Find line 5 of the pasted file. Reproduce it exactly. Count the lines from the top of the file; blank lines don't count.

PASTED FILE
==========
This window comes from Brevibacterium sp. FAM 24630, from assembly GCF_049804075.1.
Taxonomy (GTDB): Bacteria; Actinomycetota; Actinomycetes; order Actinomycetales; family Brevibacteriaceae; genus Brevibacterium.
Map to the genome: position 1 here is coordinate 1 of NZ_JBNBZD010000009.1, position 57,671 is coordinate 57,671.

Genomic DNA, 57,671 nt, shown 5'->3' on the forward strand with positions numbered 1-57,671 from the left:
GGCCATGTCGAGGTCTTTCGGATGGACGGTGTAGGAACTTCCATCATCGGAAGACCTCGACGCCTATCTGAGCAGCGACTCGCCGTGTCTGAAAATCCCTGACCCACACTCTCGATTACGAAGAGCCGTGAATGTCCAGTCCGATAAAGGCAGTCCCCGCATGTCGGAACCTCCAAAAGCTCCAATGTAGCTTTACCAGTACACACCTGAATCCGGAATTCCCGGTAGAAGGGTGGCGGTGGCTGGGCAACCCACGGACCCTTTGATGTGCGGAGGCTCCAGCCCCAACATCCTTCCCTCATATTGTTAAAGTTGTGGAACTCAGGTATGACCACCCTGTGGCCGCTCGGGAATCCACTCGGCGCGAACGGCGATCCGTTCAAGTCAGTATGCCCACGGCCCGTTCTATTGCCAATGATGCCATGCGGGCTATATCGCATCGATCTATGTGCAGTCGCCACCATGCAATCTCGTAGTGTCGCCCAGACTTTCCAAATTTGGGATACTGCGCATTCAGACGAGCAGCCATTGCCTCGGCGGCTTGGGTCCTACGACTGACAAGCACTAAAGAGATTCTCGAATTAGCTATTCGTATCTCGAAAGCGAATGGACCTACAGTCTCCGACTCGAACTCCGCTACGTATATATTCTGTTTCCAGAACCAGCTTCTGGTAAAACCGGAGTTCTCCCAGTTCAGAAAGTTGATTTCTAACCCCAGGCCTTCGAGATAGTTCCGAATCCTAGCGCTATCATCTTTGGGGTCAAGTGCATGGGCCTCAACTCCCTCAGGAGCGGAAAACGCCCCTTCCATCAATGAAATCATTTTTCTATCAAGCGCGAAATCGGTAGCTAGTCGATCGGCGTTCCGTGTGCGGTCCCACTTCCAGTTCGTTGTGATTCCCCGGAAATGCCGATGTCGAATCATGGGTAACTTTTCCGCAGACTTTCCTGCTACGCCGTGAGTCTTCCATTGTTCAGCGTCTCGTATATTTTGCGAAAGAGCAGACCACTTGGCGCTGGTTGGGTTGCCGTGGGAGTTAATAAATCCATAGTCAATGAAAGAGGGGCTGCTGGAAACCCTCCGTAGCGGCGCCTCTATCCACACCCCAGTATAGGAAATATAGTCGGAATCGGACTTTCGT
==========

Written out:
GGCCATGTCGAGGTCTTTCGGATGGACGGTGTAGGAACTTCCATCATCGGAAGACCTCGACGCCTATCTGAGCAGCGACTCGCCGTGTCTGAAAATCCCTGACCCACACTCTCGATTACGAAGAGCCGTGAATGTCCAGTCCGATAAAGGCAGTCCCCGCATGTCGGAACCTCCAAAAGCTCCAATGTAGCTTTACCAGTACACACCTGAATCCGGAATTCCCGGTAGAAGGGTGGCGGTGGCTGGGCAACCCACGGACCCTTTGATGTGCGGAGGCTCCAGCCCCAACATCCTTCCCTCATATTGTTAAAGTTGTGGAACTCAGGTATGACCACCCTGTGGCCGCTCGGGAATCCACTCGGCGCGAACGGCGATCCGTTCAAGTCAGTATGCCCACGGCCCGTTCTATTGCCAATGATGCCATGCGGGCTATATCGCATCGATCTATGTGCAGTCGCCACCATGCAATCTCGTAGTGTCGCCCAGACTTTCCAAATTTGGGATACTGCGCATTCAGACGAGCAGCCATTGCCTCGGCGGCTTGGGTCCTACGACTGACAAGCACTAAAGAGATTCTCGAATTAGCTATTCGTATCTCGAAAGCGAATGGACCTACAGTCTCCGACTCGAACTCCGCTACGTATATATTCTGTTTCCAGAACCAGCTTCTGGTAAAACCGGAGTTCTCCCAGTTCAGAAAGTTGATTTCTAACCCCAGGCCTTCGAGATAGTTCCGAATCCTAGCGCTATCATCTTTGGGGTCAAGTGCATGGGCCTCAACTCCCTCAGGAGCGGAAAACGCCCCTTCCATCAATGAAATCATTTTTCTATCAAGCGCGAAATCGGTAGCTAGTCGATCGGCGTTCCGTGTGCGGTCCCACTTCCAGTTCGTTGTGATTCCCCGGAAATGCCGATGTCGAATCATGGGTAACTTTTCCGCAGACTTTCCTGCTACGCCGTGAGTCTTCCATTGTTCAGCGTCTCGTATATTTTGCGAAAGAGCAGACCACTTGGCGCTGGTTGGGTTGCCGTGGGAGTTAATAAATCCATAGTCAATGAAAGAGGGGCTGCTGGAAACCCTCCGTAGCGGCGCCTCTATCCACACCCCAGTATAGGAAATATAGTCGGAATCGGACTTTCGT